From Post to Postings: A Brief History of ‘Arms Length’ Learning
I worked with Professor David Hawkridge at the University of Leicester and I was interested to see he’s hosting a seminar (webinar) for the ELKS project on 21 Aug 2009 at 1.30pm.
“From Post to Postings: A Brief History of ‘Arms Length’ Learning”
Professor David Hawkridge, BDRA, University of Leicester.
“‘Arms length’ learning, otherwise known as distance learning or distance education, has been going on for a long time. Although Plato spoke to his students face to face, St Paul wrote letters to his, keeping them at arms length for most of his life.
I shall start looking at the roots of today’s Internet-based arms length learning by first discussing formal education by post, widely available in many countries from the nineteenth century onwards. Tutors and their students depended on being linked by the postal services in what was known as correspondence education. The role of text was paramount in the students’ studying.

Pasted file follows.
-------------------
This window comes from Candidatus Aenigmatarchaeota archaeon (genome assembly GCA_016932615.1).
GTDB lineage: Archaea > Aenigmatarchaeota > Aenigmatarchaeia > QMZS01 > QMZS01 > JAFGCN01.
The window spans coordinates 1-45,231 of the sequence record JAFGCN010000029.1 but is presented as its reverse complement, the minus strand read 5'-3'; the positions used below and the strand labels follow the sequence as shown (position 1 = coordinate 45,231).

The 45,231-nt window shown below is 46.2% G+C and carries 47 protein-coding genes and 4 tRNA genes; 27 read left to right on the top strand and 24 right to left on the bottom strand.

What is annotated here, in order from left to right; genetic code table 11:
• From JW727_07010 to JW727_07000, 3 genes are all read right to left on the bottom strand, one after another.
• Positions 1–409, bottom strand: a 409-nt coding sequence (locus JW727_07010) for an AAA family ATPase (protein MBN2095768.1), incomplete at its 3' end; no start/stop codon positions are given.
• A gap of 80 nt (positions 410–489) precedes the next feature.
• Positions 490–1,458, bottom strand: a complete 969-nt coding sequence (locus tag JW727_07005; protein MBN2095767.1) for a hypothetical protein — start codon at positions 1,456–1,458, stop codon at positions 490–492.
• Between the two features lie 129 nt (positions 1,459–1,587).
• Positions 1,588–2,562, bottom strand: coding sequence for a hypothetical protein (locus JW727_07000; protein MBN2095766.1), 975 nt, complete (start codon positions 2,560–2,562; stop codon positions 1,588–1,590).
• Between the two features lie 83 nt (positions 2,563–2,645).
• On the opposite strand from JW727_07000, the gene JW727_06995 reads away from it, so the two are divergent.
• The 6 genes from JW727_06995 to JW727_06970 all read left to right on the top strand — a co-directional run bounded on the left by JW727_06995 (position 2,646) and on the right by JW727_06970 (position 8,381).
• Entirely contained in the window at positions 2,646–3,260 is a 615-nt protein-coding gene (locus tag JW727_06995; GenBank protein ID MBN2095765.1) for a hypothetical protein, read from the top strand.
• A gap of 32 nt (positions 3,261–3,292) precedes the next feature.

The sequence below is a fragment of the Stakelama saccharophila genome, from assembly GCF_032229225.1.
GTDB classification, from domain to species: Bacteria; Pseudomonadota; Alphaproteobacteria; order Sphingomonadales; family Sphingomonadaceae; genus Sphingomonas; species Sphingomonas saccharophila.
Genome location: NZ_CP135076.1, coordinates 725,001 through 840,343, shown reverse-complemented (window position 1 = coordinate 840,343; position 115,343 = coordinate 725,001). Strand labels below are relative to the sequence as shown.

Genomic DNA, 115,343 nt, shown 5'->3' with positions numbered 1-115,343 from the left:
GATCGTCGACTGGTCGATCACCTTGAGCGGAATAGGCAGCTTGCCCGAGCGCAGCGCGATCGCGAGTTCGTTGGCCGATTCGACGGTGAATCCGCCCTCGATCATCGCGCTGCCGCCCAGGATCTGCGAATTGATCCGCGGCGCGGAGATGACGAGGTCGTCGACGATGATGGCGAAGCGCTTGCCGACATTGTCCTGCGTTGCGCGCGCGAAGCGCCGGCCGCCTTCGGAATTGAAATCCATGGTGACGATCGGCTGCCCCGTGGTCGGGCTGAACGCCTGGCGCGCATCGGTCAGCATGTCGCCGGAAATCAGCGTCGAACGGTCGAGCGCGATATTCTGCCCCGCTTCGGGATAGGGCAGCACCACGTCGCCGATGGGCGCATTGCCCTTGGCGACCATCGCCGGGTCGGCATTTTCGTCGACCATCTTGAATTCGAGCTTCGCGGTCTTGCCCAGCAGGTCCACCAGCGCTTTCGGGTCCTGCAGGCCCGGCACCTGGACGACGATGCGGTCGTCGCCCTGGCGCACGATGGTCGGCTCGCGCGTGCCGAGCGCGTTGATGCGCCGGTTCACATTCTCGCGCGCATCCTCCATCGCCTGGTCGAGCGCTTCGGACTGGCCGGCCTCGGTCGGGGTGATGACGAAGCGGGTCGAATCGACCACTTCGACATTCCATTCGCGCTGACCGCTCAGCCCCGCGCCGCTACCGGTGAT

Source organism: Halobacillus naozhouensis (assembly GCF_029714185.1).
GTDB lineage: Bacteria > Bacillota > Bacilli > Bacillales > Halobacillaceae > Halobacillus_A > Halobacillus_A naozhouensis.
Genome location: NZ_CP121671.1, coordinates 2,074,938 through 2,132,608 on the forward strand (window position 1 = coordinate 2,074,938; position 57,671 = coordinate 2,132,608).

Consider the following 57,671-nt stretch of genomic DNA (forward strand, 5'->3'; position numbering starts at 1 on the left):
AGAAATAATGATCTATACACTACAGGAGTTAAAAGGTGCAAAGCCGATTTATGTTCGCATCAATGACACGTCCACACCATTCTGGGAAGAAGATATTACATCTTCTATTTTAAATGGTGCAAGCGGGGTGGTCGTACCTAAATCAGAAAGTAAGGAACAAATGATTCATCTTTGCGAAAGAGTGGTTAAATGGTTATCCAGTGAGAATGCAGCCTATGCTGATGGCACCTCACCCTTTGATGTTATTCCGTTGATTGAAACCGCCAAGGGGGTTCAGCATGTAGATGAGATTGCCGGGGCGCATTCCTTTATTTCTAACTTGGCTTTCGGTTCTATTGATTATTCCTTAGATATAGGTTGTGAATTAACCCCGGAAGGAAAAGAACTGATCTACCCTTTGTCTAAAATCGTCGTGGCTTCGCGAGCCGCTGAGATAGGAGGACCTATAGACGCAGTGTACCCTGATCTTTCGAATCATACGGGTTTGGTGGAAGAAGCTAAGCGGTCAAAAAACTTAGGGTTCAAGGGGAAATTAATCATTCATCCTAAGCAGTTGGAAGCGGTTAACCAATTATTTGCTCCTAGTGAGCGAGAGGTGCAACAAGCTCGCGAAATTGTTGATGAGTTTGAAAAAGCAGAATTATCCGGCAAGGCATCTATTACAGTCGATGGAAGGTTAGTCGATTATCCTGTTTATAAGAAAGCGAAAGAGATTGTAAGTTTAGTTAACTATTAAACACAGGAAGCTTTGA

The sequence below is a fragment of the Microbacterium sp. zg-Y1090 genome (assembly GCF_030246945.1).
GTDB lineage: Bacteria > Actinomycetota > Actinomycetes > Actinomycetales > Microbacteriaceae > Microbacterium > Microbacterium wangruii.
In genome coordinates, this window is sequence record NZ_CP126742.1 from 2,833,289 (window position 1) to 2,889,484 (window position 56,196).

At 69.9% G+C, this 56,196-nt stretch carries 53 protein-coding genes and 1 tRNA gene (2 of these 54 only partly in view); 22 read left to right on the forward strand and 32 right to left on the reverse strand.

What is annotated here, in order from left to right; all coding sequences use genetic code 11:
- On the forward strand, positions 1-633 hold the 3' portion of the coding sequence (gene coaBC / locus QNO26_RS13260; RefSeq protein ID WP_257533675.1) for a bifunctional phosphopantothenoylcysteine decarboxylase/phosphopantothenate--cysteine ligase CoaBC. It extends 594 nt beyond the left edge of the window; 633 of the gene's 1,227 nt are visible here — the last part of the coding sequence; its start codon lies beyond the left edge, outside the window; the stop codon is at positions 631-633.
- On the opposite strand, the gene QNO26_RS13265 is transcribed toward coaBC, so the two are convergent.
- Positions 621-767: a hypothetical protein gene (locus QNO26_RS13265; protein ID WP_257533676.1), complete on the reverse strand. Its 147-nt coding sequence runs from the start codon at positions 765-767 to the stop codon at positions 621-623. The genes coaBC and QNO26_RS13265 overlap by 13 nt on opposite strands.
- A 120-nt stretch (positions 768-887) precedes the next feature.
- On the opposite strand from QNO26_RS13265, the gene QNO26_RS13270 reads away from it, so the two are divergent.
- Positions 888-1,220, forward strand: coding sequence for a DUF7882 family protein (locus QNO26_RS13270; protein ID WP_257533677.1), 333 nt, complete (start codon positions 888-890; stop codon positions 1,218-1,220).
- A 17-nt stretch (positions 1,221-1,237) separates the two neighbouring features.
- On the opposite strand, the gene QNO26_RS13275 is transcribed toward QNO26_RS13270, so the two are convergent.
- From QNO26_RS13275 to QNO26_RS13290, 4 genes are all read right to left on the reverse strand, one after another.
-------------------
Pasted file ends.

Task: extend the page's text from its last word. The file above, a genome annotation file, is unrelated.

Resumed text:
Multi-media arms length learning began in the twentieth century, with the Open University, one of the most notable examples, starting as late as 1969. I shall mention a few earlier examples of students learning via audio-visual instruction as well as text.
Internet-based arms length learning arrived in the 1990s, with computer-conferencing, virtual learning environments and Web resources. In the 2000s social networking tools such as Twitter and FaceBook became available, and now podcasing, e-books and Second Life may change arms length learning yet again.
In this one-hour brief history I shall discuss how roles of students and their tutors have changed, and I shall point to research questions that need answering.”
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